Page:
Attend school and graduate high school

Work in the diner after school until the diner closes

Homework will be done between the diner closing and bedtime

Weekends are for chores and pre-approved social outings

I wonder whether Luke’s plan of only allowing Jess to attend school, work at the diner, do homework at night, and chores on weekends, is an indication of how his father brought him up. It certainly gave Luke a strong work ethic, although it also drove Liz away. It might explain why Luke seems to lead a rather joyless existence, with a distrust or even dislike of having any fun.

Jess’ response is to immediately make like his mother and leave, and when Luke asks where he is going, he says, “Out”. Yes, he’s done a Liz and gone off to do “God knows what”.

Luke mutters, “Well, at least I asked”, showing that he’s not expecting to become the world’s best parental substitute overnight.

(Note that Jess is wearing a completely different outfit in this scene – because his other clothes got wet when Luke pushed him into a lake).

“You’ll get used to it”

RORY: Aren’t you happy?
LORELAI: Yes. I’m happy.
RORY: Well, then it’ll be fine. You’ll get used to it, having Max there.
LORELAI: I know. You’re right. I will. I will get used to it.

Lorelai has a freak out once Max is actually in her bed, in her house, and fears that she will completely lose the life she currently has. More importantly, she fears losing the “me and you secret special clubhouse no boys allowed” relationship she has with Rory.

Rory refuses to participate in Lorelai’s worries about how their life might change, and insists that she likes Max, and Lorelai will be fine about it too once she calms down. It is not clear whether she really has no concerns about adding Max to their household, or she refuses to be used as an excuse by Lorelai to end her relationship with Max.

Lorelai cannot return to bed with Max, and ends up sleeping in Rory’s bed for at least part of the night. This is a callback to how Lorelai and Rory shared a bed for a year or two when Rory was a baby/toddler, showing Lorelai’s need for bodily comfort from Rory, and a return to the complete physical closeness they had at the beginning of their relationship in Stars Hollow.

“Billy Jack” Movie

This is the movie that Lorelai and Rory watch with Max. It is one of their favourites: they have it on home video, and have watched it more than ten times; Rory says you cannot watch a Billy Jack movie too many times.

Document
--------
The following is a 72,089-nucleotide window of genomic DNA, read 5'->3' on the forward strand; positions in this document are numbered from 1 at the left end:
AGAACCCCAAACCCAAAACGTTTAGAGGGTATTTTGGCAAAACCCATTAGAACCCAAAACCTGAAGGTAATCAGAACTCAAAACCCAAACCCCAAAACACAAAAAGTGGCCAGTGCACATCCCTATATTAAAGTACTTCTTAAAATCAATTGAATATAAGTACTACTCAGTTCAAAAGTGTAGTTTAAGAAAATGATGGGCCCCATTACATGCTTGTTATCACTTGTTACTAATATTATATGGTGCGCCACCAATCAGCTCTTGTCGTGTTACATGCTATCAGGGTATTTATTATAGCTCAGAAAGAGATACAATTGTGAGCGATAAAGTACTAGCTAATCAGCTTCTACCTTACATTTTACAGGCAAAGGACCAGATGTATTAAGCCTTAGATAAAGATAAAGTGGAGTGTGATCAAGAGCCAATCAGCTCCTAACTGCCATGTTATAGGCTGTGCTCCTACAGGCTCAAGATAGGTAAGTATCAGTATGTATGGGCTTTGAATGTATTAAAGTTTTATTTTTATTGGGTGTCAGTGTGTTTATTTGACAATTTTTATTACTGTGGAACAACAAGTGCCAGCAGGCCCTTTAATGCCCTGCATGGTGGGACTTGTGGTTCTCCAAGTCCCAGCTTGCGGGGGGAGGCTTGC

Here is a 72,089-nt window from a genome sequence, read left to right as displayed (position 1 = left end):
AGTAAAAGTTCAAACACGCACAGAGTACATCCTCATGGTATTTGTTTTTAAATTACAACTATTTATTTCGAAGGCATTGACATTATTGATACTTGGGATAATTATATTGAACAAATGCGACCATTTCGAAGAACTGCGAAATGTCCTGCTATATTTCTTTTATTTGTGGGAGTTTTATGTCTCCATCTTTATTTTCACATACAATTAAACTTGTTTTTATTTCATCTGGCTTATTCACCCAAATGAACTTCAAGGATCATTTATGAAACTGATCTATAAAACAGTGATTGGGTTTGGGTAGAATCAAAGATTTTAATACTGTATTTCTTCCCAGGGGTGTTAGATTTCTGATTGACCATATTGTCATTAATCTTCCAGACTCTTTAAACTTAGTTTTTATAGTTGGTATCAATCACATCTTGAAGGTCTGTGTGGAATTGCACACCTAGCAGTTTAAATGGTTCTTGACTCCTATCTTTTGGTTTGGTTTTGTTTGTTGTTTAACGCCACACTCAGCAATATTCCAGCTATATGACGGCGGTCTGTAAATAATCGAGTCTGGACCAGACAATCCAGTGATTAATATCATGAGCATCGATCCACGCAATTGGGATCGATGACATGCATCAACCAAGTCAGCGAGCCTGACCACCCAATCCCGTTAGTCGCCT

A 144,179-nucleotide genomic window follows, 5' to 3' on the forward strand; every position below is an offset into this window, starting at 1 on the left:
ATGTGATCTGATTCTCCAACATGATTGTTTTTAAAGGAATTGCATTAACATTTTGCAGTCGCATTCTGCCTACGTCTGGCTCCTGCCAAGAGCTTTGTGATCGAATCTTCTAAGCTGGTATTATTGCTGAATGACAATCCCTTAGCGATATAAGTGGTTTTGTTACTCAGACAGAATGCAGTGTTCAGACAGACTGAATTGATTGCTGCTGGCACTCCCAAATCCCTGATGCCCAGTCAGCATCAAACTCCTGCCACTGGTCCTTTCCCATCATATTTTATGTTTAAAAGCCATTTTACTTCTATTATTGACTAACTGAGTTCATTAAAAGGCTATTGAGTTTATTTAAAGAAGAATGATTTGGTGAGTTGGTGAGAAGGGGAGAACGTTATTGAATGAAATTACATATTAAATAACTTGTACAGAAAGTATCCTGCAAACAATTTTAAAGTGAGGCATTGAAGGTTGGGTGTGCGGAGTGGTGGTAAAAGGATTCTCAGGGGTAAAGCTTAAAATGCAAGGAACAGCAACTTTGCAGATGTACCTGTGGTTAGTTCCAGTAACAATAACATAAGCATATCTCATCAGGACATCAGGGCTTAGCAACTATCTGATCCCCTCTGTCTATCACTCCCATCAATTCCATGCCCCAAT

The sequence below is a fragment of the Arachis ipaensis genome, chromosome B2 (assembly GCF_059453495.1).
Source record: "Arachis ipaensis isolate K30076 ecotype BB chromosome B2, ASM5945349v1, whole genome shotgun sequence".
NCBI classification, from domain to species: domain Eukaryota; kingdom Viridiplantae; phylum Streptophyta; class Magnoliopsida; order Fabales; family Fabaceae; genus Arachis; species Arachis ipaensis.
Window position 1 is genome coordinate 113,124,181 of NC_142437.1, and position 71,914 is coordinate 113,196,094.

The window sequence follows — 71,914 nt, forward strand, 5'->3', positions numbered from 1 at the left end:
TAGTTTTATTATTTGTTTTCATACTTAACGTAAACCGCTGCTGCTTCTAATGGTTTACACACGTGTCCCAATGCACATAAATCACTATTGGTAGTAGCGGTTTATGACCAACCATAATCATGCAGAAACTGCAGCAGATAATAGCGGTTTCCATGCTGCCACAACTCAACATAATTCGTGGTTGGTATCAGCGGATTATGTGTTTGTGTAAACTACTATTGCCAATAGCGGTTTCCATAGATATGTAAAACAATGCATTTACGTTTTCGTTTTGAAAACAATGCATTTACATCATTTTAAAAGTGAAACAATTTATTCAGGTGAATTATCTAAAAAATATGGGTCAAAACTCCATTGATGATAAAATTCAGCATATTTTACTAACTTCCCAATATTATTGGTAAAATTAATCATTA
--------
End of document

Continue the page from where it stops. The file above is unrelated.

The movie they are watching is The Born Losers, the first of the “Billy Jack” films. It is a 1967 action film which was directed and produced by Tom Laughlin, who also stars in the title role. The film introduces the character of Billy Jack, a mysterious Green Beret Vietnam veteran who is of partial Navajo Indian descent.

The plot involves Billy Jack coming down from his peaceful abode in the Californian mountains to a small town, where he gets into several violent confrontations with the Born Losers motorcycle gang, and must protect others. It is loosely based on a real incident in 1964, when members of the Hells Angels were arrested for raping five teenage girls in Monterey, California.

(Incidentally, this was also the impetus for Hell’s Angels: The Strange and Terrible Saga of the Outlaw Motorcycle Gangs by Hunter S. Thomson, his first book, published in 1966. Could this have been the book that the motorcycle-loving Dean lent to Rory?)

Made on a shoestring budget, the film was a commercial success, and led to several Billy Jack sequels being made. It received generally negative reviews, mostly because of the violence, of which the show gives us a little taste.

The way that Lorelai and Rory watch The Born Losers with Max is a callback to them watching The Donna Reed Show with Dean.

In both cases, the male guest had to provide the food (Max cooked, Dean brought pizza), doesn’t get any choice in what show or movie is watched, and isn’t allowed to comment or voice an opinion on it. He can’t even hear it properly because the Gilmore girls talk all the way through it, which drowns out what they are watching. Any attempt by the male guest to assert his opinions, or even ask what is happening onscreen, is roundly attacked by Lorelai and Rory.

Just as watching The Donna Reed Show led to Rory and Dean having a major argument, watching The Born Losers prefaces a fight between Lorelai and Max.

It demonstrates to us how Lorelai and Rory watch their favourite movies and TV shows – they have a love-hate relationship with the medium, are celebratory and critical at the same time, and both focused on what they are watching, and easily distracted from it. Their viewing style is deeply ironic, taking a pleasure in bad taste which is considered “camp”. They are also highly participatory, giving a running commentatory on the show while adding their own dialogue to it.